After ten years in the US, I returned to my home country, as an ‘outsider’ to Indian science. I had completed my medical training in India and moved to the US for a PhD. Medicine and science are highly siloed from each other in India, as a result of which my first interaction with the scientific community in India was on my return in the role of an independent investigator.
It’s been my long-cherished dream to return home as one of the country’s few physician-scientists. But while I expected it to be a significant personal transition, I didn’t fully anticipate the professional challenges it entailed. I started my research group at a small, private institute, funded by a government programme that supports foreign-trained Indian scientists. Here, I was the only scientist with independent funding and my research focus was vastly different from that of the organisation.
I grappled alone with procuring lab materials, finding equipment I needed and hiring lab members. I also encountered a host of administrative and financial issues that I was completely unfamiliar with. With no professional network or colleagues to seek help from, I found myself isolated, demoralised and questioning what I had got myself into.
Trying to gain a foothold, I reached out to senior scientists at neighbouring institutes and gave research talks at local colleges. I discovered some resources this way, and found help to navigate bureaucratic issues and recruit students. A year on, things seemed to be getting on track – but then I faced a serious roadblock in my scientific career.
My host institute underwent a major change and I was instructed to move my research group with immediate effect. This was a difficult situation, and the complete lack of a professional support system only made it more harrowing. It was only by chance that I met a fellow scientist at a meeting and who told me about an available position. Thankfully I was able to move my grant to this new institute but the entire experience taught me an invaluable lesson.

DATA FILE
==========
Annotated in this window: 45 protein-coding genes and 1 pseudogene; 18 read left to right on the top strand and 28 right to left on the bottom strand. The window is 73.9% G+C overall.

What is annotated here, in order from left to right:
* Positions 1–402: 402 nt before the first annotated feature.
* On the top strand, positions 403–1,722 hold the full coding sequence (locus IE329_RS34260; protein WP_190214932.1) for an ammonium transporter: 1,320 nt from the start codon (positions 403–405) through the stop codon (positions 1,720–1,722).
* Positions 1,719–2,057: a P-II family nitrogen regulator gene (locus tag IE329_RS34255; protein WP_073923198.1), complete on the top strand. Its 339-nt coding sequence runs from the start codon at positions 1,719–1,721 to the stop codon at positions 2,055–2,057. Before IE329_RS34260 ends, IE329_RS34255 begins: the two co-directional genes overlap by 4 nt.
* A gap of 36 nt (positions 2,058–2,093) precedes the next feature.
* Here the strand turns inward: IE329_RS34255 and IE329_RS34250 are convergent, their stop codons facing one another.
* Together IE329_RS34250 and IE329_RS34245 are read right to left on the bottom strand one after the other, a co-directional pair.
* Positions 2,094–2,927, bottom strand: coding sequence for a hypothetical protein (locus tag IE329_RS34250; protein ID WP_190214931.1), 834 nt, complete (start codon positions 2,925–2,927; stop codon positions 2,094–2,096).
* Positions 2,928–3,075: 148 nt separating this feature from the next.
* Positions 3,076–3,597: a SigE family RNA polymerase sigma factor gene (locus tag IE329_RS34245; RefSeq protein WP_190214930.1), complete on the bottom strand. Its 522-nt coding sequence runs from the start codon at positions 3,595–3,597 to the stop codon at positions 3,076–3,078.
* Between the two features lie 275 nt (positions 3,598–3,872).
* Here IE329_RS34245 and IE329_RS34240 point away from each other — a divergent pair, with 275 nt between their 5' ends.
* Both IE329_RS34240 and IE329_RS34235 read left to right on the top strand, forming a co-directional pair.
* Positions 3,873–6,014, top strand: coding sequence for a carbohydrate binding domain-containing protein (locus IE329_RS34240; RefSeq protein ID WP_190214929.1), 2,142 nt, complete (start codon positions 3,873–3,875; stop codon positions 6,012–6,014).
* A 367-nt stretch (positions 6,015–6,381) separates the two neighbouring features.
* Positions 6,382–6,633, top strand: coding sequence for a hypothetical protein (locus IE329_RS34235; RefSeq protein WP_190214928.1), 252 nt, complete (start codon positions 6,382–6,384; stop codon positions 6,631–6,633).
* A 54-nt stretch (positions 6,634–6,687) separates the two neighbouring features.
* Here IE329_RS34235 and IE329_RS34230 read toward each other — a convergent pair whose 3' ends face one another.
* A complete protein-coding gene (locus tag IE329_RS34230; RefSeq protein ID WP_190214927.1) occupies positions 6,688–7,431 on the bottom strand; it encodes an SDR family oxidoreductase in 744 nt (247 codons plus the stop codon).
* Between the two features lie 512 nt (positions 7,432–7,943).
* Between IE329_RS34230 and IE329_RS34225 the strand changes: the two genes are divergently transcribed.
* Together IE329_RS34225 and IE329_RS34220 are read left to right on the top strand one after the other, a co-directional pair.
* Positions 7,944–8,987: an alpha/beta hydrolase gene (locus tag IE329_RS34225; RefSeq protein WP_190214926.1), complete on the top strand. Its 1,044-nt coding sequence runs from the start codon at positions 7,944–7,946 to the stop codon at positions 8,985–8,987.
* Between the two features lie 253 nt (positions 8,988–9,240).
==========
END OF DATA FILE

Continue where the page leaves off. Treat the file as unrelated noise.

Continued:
If I wanted a successful career in Indian science, I learnt that I need to build a strong network of colleagues – to survive crises as well as facilitate research. Mentorships, talks and conferences helped but I needed to adopt a more sustainable, wide-reaching approach.
Our first lab member suggested using Twitter, where she said she had noticed a vibrant community of scientists. I was reluctant at first, when I created a Twitter account for our lab, and started sharing snippets from our research, everyday work life and thoughts on Indian science. I was concerned about putting myself out there, so to speak, but soon realised the key was to keep interactions authentic, constructive and positive.
I soon found myself part of a hugely supportive scientific community spread across India. Several colleagues from around the country, almost all of whom I’d never met in person, reached out with their unconditional support for my young research group. They pointed me to potential funding resources and career opportunities, which led to a second grant, other research collaborations and several invited talks.